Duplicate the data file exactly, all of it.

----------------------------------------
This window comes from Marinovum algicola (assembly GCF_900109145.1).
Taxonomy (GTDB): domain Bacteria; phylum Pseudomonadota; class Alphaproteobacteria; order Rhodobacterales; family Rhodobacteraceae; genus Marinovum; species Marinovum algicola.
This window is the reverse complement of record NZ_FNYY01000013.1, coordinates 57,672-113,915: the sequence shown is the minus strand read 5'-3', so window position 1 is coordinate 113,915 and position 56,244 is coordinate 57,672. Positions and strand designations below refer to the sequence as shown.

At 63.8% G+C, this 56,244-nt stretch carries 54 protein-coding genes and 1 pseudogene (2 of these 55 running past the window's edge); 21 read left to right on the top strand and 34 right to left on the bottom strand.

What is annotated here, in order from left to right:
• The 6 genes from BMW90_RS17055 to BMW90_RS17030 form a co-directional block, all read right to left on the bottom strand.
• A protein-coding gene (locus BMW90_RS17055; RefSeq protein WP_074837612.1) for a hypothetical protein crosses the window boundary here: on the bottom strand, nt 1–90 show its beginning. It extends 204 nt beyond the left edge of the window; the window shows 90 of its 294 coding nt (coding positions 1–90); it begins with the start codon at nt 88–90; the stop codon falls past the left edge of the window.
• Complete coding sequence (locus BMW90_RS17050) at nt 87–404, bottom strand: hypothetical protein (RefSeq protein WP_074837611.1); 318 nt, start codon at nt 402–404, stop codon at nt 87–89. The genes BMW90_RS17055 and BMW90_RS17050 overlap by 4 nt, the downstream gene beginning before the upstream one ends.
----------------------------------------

This window comes from Marinovum algicola (assembly GCF_900109145.1).
Taxonomy (GTDB): domain Bacteria; phylum Pseudomonadota; class Alphaproteobacteria; order Rhodobacterales; family Rhodobacteraceae; genus Marinovum; species Marinovum algicola.
This window is the reverse complement of record NZ_FNYY01000013.1, coordinates 57,672-113,915: the sequence shown is the minus strand read 5'-3', so window position 1 is coordinate 113,915 and position 56,244 is coordinate 57,672. Positions and strand designations below refer to the sequence as shown.

At 63.8% G+C, this 56,244-nt stretch carries 54 protein-coding genes and 1 pseudogene (2 of these 55 running past the window's edge); 21 read left to right on the top strand and 34 right to left on the bottom strand.

What is annotated here, in order from left to right:
• The 6 genes from BMW90_RS17055 to BMW90_RS17030 form a co-directional block, all read right to left on the bottom strand.
• A protein-coding gene (locus BMW90_RS17055; RefSeq protein WP_074837612.1) for a hypothetical protein crosses the window boundary here: on the bottom strand, nt 1–90 show its beginning. It extends 204 nt beyond the left edge of the window; the window shows 90 of its 294 coding nt (coding positions 1–90); it begins with the start codon at nt 88–90; the stop codon falls past the left edge of the window.
• Complete coding sequence (locus BMW90_RS17050) at nt 87–404, bottom strand: hypothetical protein (RefSeq protein WP_074837611.1); 318 nt, start codon at nt 402–404, stop codon at nt 87–89. The genes BMW90_RS17055 and BMW90_RS17050 overlap by 4 nt, the downstream gene beginning before the upstream one ends.